THE WASTE LAND APP: Lyrical cruelty

By Pablo Medel. April 11, 2012


April is still the cruellest month. The famous starting line of The Waste Land is back in vogue. It’s the 1920s. Joyce has just published his unclassifiable Ulysses. T. S. Eliot, with his recently taken British citizenship, does the same with poetry. His famous 434 lines uncover his brutal, kaleidoscopic and multicultural vision of that post-war decadent society. With the impulse and advice of Ezra Pound, the greatest poem of English Modernism is printed and the publishing world applauds the deserved philosophical slap in the face. Europe is falling apart and it needs a decorous way out. Eliot does not have answers, but he does have a spiral of questions. Now, and after the good decision made by the English publishing houses Touch Press and Faber, the United Kingdom is celebrating the digital version of that poem –which has become a success since its launch– now that its reading is more appropriate than ever.

What is clear is that poetry has found its niche in tablets. The Waste Land App includes, not only the poem –with its manuscript draft– or the famous notes of the British-American poet, but also an extraordinary video-performance by the amazing Irish actress Fiona Shaw. With a slight tilt of the screen, the poem verses light up (as if it were a karaoke, though), while Fiona recites with an exquisite precision all five sections of the fragmented poem. But she is not the only one. The app includes five more voices. (To be able to tap a line and to hear the voice that recites is brilliant.) We can find two versions by Eliot himself (with a ten-year-gap between them), the booming voice of Sir Alec Guinness, the performance of the great Ted Hughes and, maybe for commercial reasons, a recent reading by Viggo Mortensen.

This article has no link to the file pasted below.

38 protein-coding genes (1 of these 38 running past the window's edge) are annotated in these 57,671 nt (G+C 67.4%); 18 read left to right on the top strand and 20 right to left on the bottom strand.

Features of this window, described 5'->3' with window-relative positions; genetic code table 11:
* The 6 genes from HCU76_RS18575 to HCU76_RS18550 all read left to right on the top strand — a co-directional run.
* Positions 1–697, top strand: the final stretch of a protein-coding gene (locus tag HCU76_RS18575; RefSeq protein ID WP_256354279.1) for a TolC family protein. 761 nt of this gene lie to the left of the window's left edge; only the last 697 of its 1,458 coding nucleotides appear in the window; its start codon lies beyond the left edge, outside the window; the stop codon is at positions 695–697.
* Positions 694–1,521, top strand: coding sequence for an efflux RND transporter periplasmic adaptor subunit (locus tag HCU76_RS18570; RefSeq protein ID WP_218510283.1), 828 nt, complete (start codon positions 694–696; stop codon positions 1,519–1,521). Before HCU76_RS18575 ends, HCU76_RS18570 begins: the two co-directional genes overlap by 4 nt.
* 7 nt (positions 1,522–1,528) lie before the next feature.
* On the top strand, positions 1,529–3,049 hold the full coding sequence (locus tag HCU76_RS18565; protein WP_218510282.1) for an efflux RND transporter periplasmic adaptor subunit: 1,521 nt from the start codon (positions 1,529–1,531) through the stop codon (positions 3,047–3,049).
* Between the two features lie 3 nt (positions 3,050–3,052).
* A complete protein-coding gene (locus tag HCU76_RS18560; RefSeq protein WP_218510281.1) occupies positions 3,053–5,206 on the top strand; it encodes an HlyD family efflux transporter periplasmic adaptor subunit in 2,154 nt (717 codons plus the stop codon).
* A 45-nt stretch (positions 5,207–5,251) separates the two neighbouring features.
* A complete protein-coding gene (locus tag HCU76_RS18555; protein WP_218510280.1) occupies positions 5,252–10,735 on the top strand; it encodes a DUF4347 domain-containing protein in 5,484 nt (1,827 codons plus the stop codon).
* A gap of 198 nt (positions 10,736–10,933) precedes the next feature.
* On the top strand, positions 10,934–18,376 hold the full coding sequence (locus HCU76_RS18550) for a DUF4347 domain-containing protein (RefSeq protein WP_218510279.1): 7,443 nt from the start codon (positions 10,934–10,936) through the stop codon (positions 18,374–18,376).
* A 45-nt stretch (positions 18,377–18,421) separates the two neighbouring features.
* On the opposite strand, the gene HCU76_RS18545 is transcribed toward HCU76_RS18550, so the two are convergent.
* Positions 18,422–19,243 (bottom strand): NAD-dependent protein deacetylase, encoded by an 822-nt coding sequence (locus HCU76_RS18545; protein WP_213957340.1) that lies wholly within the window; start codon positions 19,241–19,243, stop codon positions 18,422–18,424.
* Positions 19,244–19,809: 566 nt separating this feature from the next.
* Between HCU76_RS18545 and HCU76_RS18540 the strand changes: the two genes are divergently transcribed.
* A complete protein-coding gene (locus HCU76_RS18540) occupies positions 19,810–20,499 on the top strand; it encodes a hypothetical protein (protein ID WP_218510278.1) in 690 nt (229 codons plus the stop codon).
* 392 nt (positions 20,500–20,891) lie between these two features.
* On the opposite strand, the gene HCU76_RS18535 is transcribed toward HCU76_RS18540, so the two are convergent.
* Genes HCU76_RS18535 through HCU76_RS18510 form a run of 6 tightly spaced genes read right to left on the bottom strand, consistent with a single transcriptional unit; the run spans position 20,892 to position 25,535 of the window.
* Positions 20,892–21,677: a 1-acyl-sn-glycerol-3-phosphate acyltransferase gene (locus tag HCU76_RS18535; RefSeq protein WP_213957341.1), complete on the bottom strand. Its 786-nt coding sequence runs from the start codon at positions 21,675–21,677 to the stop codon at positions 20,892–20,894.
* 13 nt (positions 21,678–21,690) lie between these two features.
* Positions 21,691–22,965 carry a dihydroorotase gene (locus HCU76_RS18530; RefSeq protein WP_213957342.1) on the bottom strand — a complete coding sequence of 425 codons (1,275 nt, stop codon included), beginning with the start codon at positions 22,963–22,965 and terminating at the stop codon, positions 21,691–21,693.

Still, the app’s added value is certainly in the tab Perspectives. Seamus Heany offers his approach, discovery and analysis of Eliot’s cosmogonist poem. (For the curious, in his reading of the section Death by Water, the Irish poet looks in the camera and changes, unintentionally, the adjective in the last line.) Paul Keegan, Faber’s editor, talks about Ezra Pound’s editorial work (since he structured the poem) and of the importance it had on the original’s edition by Vivien Haigh-Wood, Eliot’s first wife. The critic Jim McCue shows the first editions and, among other things, the mistake that Virginia Woolf didn’t notice in the British version. (Oh dear, prepositions.) The poet Craig Raine focuses on Eliot’s voice, the use of the figures of speech (the anadiplosis in the last section, What the Thunder Said, are incredible) or why the original title (He do the police in different voices), which Eliot took from one of Dickens stories, was discarded. The English songwriter Fran Turner, who doesn’t seem to fit (it is never easy to recite the author of Prufrock and Other Observations, and his intervention can be summarised in him showing a verse tattooed on his wrist), focuses on how Eliot influenced Dylan; there goes his Desolation Row. And last, the new reading made by the postmodern novelist Jeanette Winterson: the multiplicity of voices, the chaotic city of London bathed by a dirty Thames or Eliot’s dystopian prophecy are not only a warning of what is happening right now but a metaphor necessary for this (our) digital world.

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